Joselle Kehoe, at Mathematics Rising, writes about brain research showing that the part of the brain that deals with counting deals also (and earlier in our evolution) with representing the fingers.

(from Pat Bellew)

Valentine's Day Math

Mr. Honner wishes us all a Happy Permutation Day.

Laura, at Math for Grownups, shared this quickie video (she calls if a gif, my son calls these vines) valentine.

A Few More Tidbits

Video Helpers for Algorithms and Problem-Solving (from Prairie Creek Community School)

Recursion (links to other collections of math links)

Brie Finegold, at Blog on Math Blogs, has ideas about how to get your friend to like math.

Math Munch comes out weekly. Anna Weltman, Justin Lanier, and Paul Salomon say: "We write Math Munch to help more kids find something mathematical that they love." Here's a post I liked on art and math, one of their favorite topics, I think. And this post is full of puzzles.
Don’t miss the 107th Carnival of Mathematics (our sister blog carnival).

That rounds up this edition of the Math Teachers at Play carnival. I hope you enjoyed the ride.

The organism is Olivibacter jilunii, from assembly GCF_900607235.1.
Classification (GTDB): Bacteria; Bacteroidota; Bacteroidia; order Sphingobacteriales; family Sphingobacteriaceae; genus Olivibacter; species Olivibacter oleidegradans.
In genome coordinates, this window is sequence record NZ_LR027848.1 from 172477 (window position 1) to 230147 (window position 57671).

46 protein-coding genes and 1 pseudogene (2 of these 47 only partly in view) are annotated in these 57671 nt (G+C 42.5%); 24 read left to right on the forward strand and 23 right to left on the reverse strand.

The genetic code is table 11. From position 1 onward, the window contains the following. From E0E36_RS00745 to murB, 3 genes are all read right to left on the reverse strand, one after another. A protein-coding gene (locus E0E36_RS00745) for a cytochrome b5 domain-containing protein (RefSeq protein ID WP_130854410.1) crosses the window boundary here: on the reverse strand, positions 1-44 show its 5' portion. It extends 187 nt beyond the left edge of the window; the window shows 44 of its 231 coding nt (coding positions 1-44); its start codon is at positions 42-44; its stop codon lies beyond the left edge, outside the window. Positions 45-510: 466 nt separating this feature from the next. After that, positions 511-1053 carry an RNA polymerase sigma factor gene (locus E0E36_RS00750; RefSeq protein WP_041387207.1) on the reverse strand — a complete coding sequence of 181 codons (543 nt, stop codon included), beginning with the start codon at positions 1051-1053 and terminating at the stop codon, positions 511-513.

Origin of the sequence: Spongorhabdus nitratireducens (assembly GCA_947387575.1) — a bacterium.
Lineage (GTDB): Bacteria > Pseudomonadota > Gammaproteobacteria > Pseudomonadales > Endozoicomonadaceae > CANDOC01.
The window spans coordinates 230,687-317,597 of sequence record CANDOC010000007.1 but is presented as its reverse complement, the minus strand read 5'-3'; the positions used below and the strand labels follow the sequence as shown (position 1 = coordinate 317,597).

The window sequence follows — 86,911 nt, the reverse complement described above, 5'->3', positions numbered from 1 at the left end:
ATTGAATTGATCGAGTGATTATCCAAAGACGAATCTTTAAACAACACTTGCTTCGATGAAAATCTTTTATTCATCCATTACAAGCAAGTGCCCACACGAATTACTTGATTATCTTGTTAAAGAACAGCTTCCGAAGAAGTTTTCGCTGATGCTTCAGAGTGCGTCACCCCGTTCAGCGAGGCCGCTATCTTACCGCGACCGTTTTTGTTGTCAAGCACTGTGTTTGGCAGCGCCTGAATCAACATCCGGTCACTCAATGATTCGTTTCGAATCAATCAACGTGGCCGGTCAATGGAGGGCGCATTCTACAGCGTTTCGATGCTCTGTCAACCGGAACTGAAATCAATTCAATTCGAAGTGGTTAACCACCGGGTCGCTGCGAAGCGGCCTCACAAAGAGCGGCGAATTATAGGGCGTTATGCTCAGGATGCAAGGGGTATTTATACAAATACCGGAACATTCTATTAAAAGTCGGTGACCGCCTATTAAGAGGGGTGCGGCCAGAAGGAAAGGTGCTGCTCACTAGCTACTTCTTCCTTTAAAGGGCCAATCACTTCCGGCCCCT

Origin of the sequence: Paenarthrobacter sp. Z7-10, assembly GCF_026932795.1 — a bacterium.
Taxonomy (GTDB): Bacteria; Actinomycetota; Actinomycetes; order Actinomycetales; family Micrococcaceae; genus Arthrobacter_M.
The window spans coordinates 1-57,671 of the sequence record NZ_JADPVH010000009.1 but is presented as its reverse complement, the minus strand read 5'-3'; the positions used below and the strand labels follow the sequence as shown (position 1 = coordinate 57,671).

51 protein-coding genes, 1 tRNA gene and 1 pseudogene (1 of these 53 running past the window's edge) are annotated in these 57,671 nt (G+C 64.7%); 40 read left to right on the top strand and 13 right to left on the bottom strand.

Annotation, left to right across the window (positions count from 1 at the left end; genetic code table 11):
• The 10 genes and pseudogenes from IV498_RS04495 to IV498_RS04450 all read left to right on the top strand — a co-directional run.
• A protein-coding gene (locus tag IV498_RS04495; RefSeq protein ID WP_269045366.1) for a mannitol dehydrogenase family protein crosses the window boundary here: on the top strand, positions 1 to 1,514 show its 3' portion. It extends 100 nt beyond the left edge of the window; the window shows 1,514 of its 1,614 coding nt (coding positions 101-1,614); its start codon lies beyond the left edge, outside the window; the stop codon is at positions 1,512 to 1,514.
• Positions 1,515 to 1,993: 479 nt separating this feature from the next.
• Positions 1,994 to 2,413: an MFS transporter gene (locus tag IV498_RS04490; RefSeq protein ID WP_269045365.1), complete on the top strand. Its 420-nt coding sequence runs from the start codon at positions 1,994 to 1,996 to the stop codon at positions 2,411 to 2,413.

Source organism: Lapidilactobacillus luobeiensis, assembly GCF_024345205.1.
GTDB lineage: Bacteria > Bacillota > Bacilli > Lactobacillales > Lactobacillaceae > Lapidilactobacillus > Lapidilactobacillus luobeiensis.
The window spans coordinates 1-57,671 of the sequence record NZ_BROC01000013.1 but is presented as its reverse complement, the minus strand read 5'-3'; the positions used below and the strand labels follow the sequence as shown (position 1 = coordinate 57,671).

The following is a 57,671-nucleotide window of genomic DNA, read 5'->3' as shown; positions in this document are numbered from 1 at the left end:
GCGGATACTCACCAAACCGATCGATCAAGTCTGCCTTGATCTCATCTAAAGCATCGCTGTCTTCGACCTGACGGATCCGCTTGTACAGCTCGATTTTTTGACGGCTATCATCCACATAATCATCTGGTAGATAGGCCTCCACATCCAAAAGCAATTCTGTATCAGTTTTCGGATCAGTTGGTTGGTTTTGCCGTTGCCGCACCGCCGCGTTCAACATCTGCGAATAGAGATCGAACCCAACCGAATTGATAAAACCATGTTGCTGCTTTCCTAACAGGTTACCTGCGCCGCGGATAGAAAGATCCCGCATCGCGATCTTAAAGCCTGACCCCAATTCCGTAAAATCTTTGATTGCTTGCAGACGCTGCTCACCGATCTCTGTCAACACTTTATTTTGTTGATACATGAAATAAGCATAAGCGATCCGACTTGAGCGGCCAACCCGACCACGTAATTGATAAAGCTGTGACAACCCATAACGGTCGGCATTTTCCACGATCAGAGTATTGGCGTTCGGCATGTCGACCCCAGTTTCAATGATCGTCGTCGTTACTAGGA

The next installment of our carnival will open sometime during the second week of March. If you would like to contribute, please use this handy submission form. Posts must be relevant to students or teachers of preK-12 mathematics. Old posts are welcome, as long as they haven’t been published in past editions of this carnival.

Past posts and future hosts can be found on our blog carnival information page. We need more volunteers. Classroom teachers, homeschoolers, unschoolers, or anyone who likes to play around with math (even if the only person you “teach” is yourself) — if you would like to take a turn hosting the Math Teachers at Play blog carnival, please speak up!

1 comment:

  1. Here's my first p.s.: (visual, story-telling, linkfest)


Math Blog Directory